The following is the full text of the entry:

"Luca CARLEVARIJS (1663-1730)
Venetian School
Born at Udine, he moved to Venice with his sister in 1679, and later visited Rome. He was influenced by Sebastiano Ricci (1659-1734). A mathematician and architect as well as a painter and engraver, he was the first Venetian to paint vedute (mainly for a foreign and diplomatic market), his predecessors having been foreigners such as Joseph Heintz (in Venice by 1625). There is no evidence for the view that Canaletto was taught by him, though Canaletto was plainly influenced by his works. His paintings are comparatively rare.

60
FIFTY-THREE STUDIES
Canvas
(except where otherwise indicated)

P.72-1938 A masked lady 6 3/4 x 3 5/8 (17.2 x 9.3)
Rizzi (1967): No.47, fig.44

These well-known sketches by Carlevarijs include figures which he used frequently and virtually without variations in his paintings between 1707 and 1726. In addition, some of the figures in his etchings of 1703, Le fabriche e vedute di Venetia, are related to them (Pope-Hennessy, 1938). He seems therefore to have used them during the greater part of his active life as a painter. They demonstrate his influence on Canaletto, whose figures and their arrangement in some of his early paintings show a marked debt to Carlevarijs, in, for example, The Doge visiting the Church and Scuola di S. Rocco of circa 1735 (London, N. G.) (Constable, 1962).
Among the figures which are used most often, P.68 appears in: Piazza S. Marco con ciarlatini (Berlin-Dahlem, Rizzi, 1967, pls. 104-07), Piazza S. Marco with a market (Rome, formerly Lazzaroni Collection; Rizzi, 1967, pls. 101-03), Piazzetta seen from the Molo (Milan, private collection; Rizzi, 1967, pl. 42), Regatta on the Grand Canal (Copenhagen, Frederiksberg Castle; Rizzi, 1967, pls. 35-7), Piazzetta from the Sea (formerly Munich, Collection Drey; Rizzi, 1964, pl. xxxii), Molo with the Zecca (Rome, Galleria Nazionale; Rizzi, 1967, pl. 57 f.), Piazza (Poznan; Mauroner, 1945, fig. 25). The left-hand figure of P.65 appears in, amongst other paintings: The Duke of Manchester's Entry into the Doge's Palace (Birmingham, City Art Gallery; Rizzi, 1967, pls, 28-30), and the other version of this subject (The Hague; Rizzi, 1967, pls. 31-4), Piazza S. Marco (Balcarres; Rizzi, 1967, pls, 96-9), Piazza S. Marco (Kiplin Hall; Rizzi, 1967, pl. 119 f.), Il bucintoro in bacino S. Marco (Rome, formerly Lazzaroni Collection; Rizzi, 1967, pls. 43-4), Riva degli schiavoni (Milan, Collection Fano; Rizzi, 1967, pls. 54-6), Piazza S. Marco con ciarlatini (Berlin Dahlem; Rizzi, 1967, pls, 104-07). P. 76 can be seen in: Piazza S. Marco (Kiplin Hall; Rizzi, 1967, pl. 119 f.), The Duke of Manchester's Entry into the Doge's Palace (The Hague; Rizzi, 1967, pls. 30-4), and Piazzetta seen from the Malo (Milan, private collection; Rizzi, 1967, pl. 42). P. 69 appears in the first two of those paintings, and P.72 in Piazza S. Marco (Hartford; Rizzi, 1967, pls, 115-16), and Piazza S. Marco (Kiplin Hall; Rizzi, 1967, pl. 119 f.).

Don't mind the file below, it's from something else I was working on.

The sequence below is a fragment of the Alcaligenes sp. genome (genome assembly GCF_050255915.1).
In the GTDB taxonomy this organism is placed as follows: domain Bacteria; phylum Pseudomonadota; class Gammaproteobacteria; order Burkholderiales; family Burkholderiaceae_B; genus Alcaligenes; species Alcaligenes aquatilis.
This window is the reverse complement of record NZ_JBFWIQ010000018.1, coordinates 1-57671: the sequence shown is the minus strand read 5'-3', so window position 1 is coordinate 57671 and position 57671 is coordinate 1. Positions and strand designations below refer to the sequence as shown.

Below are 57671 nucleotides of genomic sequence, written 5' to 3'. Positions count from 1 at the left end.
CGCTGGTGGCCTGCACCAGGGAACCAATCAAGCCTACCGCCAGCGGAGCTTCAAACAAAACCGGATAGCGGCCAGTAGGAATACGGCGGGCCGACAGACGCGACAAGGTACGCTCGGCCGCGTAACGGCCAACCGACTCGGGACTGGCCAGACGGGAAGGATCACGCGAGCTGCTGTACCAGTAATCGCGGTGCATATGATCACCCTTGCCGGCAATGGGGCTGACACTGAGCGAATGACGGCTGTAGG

The earliest dateable painting, The Duke of Manchester's Entry into the Doge's Palace, 1707 (Birmingham City Art Gallery) includes P.37, P.64, P.65 and P.69. Even more of the figures are used in The Reception of Count Colloredo (Dresden), dated by Rizzi to Colloredo's mission of 1726, rather than that of 1714: P.42, P.43, P.44, P.50, P.55, P.57, P.58, P.59, P.61, P.63, P.67.
This is not intended as a complete list of paintings in which the sketches were used, but it does demonstrate that once Carlevarijs had devised his principal figure types he used them again and again throughout his career. He presumably worked them up from pen and pencil sketches from life such as those also in the Museum (D.1352A-1887), several of which relate in general terms to the oil sketches.

Prov. Bought from Dr Vitale Bloch in 1938.
Exh. Carlevarijs, disegni, incisioni e bozzetti,Udine, 1964: P.37, P.48, P.50, P.55, P.57, p.65, p.68, p.69 [refers to museum numbers]; Life in xviii century Venice,Iveagh Bequest, Kenwood, 1966: P.36, P.37, P.38, P.41, P.43, P.44, P.48, P.54, P.57, P.66, P.69, P.70.
Lit. J. Pope-Hennessy, 'A group of studies by Luca Carlevarijs' in Burl. Mag.,lxxiii, 1938, p. 126 f.; Anon., 'Early Venetian Costume Studies' in Listener,22 September 1938, p. 613; F. Mauroner, Luca Carlevarijs,2nd ed., 1945, p. 24, figs. 32 (P.57), 33 (P.55), 34 (P.69); M. Levey, Painting in xviii century Venice,1959, p. 79; W. G. Constable, Canaletto,i, 1962, pp. 70, 73 f., pl. 9 a (P.69) and b (P.55); A. Rizzi, Disegni, incisioni e bozzetti del Carlevarijs,cat. delta Mostra,Udine, 1964, pp. 53-7, figs. 113-20; A. Rizzi, Luca Carlevarijs,1967, p. 97 f., figs. 1-53 (Bozzetti)."
John Pope-Hennessy, 'A Group of Studies by Luca Carlevarijs', The Burlington Magazine for Connoisseurs, Vol. 73, No. 426 (Sep., 1938), pp. 126-131.
Carlevarijs, disegni, incisioni e bozzetti, Aldo Rizzi (ed.) Udine and Rome, 1963-4.
Although this work was not part of the exhibition, it derives from the same album as V&A pictures that were lent including the following museum numbers: P.37-1938, P.48-1938, P.50-1938, P.55-1938, P.57-1938, P.65-1938, P.68-1938, P. 69-1938.
Life in XVIII century Venice, Iveagh Bequest, Kenwood, 1966.
Although this work was not part of the exhibition, it derives from the same album as V&A pictures that were lent including the following museum numbers: P.36-1938, P.37-1938, P.38-1938, P.41-1938, P.43-1938, P.44-1938, P.48-1938, P.54-1938, P.57-1938, P.66-1938, P.69-1938, P.70-1938.